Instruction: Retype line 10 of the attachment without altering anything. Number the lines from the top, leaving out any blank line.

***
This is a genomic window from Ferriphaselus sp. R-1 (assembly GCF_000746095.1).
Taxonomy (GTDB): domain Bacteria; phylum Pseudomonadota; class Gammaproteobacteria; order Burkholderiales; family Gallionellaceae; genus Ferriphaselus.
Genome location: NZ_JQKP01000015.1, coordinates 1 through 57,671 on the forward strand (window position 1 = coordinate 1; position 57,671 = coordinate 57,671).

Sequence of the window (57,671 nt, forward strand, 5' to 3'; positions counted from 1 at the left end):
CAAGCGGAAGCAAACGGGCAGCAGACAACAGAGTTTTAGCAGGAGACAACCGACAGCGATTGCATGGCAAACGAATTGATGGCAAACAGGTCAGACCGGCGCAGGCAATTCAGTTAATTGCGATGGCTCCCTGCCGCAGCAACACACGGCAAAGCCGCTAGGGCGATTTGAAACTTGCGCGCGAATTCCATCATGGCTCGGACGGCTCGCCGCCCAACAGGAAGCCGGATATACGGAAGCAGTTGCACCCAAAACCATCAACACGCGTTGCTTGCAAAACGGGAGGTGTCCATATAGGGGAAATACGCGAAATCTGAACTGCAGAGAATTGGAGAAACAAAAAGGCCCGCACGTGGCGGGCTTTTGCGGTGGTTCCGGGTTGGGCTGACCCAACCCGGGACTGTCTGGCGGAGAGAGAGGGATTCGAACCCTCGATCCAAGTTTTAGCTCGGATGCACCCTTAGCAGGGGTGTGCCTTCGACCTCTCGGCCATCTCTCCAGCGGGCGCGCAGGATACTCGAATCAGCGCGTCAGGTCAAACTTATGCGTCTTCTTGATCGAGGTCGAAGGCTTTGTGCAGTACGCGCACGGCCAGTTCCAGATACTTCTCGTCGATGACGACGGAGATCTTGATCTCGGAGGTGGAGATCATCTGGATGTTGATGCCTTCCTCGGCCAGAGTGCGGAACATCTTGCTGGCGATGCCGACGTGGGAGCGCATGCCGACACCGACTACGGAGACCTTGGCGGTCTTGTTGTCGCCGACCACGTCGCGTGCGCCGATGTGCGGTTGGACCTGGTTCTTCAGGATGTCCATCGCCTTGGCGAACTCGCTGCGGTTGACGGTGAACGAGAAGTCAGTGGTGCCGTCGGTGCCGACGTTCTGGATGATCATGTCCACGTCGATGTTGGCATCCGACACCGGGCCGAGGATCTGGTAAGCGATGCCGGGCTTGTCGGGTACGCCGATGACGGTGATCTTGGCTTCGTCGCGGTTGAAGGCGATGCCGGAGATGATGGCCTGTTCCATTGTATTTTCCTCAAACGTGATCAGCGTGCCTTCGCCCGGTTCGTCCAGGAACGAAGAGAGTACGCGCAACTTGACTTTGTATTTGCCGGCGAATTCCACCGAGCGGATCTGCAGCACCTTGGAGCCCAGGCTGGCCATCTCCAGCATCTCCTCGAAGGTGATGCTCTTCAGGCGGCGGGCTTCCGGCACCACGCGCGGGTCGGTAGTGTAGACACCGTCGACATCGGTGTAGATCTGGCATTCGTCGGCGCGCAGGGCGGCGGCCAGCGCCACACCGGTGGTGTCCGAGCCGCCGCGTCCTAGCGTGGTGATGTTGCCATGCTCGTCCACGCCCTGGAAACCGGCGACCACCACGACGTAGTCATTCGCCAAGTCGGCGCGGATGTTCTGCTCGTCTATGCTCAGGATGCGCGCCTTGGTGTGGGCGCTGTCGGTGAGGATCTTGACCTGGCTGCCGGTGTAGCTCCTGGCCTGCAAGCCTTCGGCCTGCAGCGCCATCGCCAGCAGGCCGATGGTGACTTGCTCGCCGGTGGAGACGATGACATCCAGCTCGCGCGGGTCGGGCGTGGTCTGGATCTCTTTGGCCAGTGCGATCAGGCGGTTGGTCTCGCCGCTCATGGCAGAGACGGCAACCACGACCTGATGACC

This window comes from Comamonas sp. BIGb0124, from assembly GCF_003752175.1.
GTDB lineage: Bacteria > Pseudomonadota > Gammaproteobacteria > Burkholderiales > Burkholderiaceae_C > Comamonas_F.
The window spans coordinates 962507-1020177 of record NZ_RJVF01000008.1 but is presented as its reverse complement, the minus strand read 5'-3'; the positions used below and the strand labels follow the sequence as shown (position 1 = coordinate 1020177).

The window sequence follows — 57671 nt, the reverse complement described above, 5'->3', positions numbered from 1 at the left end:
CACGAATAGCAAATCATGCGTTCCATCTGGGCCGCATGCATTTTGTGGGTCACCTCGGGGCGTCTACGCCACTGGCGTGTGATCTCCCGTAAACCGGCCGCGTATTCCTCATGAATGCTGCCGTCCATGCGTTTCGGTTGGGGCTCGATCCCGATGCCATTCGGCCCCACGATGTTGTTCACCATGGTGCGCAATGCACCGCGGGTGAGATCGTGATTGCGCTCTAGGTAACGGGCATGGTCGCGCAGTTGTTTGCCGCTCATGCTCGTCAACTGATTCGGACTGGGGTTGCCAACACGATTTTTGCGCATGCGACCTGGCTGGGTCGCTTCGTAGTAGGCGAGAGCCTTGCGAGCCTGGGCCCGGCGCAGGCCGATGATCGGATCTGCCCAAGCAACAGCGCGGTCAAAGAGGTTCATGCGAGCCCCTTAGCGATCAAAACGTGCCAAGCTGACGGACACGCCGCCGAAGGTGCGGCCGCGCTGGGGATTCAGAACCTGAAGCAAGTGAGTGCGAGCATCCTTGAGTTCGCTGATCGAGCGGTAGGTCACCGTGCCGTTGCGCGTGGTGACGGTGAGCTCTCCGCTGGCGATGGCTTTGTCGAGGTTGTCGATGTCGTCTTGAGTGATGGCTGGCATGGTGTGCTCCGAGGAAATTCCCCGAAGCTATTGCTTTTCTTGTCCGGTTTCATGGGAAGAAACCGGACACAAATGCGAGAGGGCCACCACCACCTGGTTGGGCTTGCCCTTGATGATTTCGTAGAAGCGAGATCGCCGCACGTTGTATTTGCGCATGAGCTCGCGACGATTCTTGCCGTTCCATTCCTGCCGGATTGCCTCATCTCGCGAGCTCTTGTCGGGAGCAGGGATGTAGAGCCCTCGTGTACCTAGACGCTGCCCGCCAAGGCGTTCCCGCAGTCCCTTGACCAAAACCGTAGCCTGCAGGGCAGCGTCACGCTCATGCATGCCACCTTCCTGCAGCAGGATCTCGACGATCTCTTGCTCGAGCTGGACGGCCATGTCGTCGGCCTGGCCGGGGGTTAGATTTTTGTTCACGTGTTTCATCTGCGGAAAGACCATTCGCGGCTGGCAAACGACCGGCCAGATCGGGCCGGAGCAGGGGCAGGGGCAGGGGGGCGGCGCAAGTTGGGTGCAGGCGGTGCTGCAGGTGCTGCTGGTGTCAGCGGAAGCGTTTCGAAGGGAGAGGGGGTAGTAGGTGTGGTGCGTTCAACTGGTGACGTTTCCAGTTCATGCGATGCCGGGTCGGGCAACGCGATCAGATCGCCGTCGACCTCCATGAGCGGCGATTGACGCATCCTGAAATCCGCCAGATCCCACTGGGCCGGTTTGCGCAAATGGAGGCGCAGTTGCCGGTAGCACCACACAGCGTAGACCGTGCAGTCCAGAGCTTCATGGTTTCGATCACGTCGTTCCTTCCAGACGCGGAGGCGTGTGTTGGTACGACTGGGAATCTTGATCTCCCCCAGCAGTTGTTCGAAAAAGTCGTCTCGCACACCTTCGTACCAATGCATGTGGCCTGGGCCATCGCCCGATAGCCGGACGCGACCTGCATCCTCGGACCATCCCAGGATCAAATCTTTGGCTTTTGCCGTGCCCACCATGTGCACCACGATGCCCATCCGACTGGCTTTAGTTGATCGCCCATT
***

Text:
CACGAATAGCAAATCATGCGTTCCATCTGGGCCGCATGCATTTTGTGGGTCACCTCGGGGCGTCTACGCCACTGGCGTGTGATCTCCCGTAAACCGGCCGCGTATTCCTCATGAATGCTGCCGTCCATGCGTTTCGGTTGGGGCTCGATCCCGATGCCATTCGGCCCCACGATGTTGTTCACCATGGTGCGCAATGCACCGCGGGTGAGATCGTGATTGCGCTCTAGGTAACGGGCATGGTCGCGCAGTTGTTTGCCGCTCATGCTCGTCAACTGATTCGGACTGGGGTTGCCAACACGATTTTTGCGCATGCGACCTGGCTGGGTCGCTTCGTAGTAGGCGAGAGCCTTGCGAGCCTGGGCCCGGCGCAGGCCGATGATCGGATCTGCCCAAGCAACAGCGCGGTCAAAGAGGTTCATGCGAGCCCCTTAGCGATCAAAACGTGCCAAGCTGACGGACACGCCGCCGAAGGTGCGGCCGCGCTGGGGATTCAGAACCTGAAGCAAGTGAGTGCGAGCATCCTTGAGTTCGCTGATCGAGCGGTAGGTCACCGTGCCGTTGCGCGTGGTGACGGTGAGCTCTCCGCTGGCGATGGCTTTGTCGAGGTTGTCGATGTCGTCTTGAGTGATGGCTGGCATGGTGTGCTCCGAGGAAATTCCCCGAAGCTATTGCTTTTCTTGTCCGGTTTCATGGGAAGAAACCGGACACAAATGCGAGAGGGCCACCACCACCTGGTTGGGCTTGCCCTTGATGATTTCGTAGAAGCGAGATCGCCGCACGTTGTATTTGCGCATGAGCTCGCGACGATTCTTGCCGTTCCATTCCTGCCGGATTGCCTCATCTCGCGAGCTCTTGTCGGGAGCAGGGATGTAGAGCCCTCGTGTACCTAGACGCTGCCCGCCAAGGCGTTCCCGCAGTCCCTTGACCAAAACCGTAGCCTGCAGGGCAGCGTCACGCTCATGCATGCCACCTTCCTGCAGCAGGATCTCGACGATCTCTTGCTCGAGCTGGACGGCCATGTCGTCGGCCTGGCCGGGGGTTAGATTTTTGTTCACGTGTTTCATCTGCGGAAAGACCATTCGCGGCTGGCAAACGACCGGCCAGATCGGGCCGGAGCAGGGGCAGGGGCAGGGGGGCGGCGCAAGTTGGGTGCAGGCGGTGCTGCAGGTGCTGCTGGTGTCAGCGGAAGCGTTTCGAAGGGAGAGGGGGTAGTAGGTGTGGTGCGTTCAACTGGTGACGTTTCCAGTTCATGCGATGCCGGGTCGGGCAACGCGATCAGATCGCCGTCGACCTCCATGAGCGGCGATTGACGCATCCTGAAATCCGCCAGATCCCACTGGGCCGGTTTGCGCAAATGGAGGCGCAGTTGCCGGTAGCACCACACAGCGTAGACCGTGCAGTCCAGAGCTTCATGGTTTCGATCACGTCGTTCCTTCCAGACGCGGAGGCGTGTGTTGGTACGACTGGGAATCTTGATCTCCCCCAGCAGTTGTTCGAAAAAGTCGTCTCGCACACCTTCGTACCAATGCATGTGGCCTGGGCCATCGCCCGATAGCCGGACGCGACCTGCATCCTCGGACCATCCCAGGATCAAATCTTTGGCTTTTGCCGTGCCCACCATGTGCACCACGATGCCCATCCGACTGGCTTTAGTTGATCGCCCATT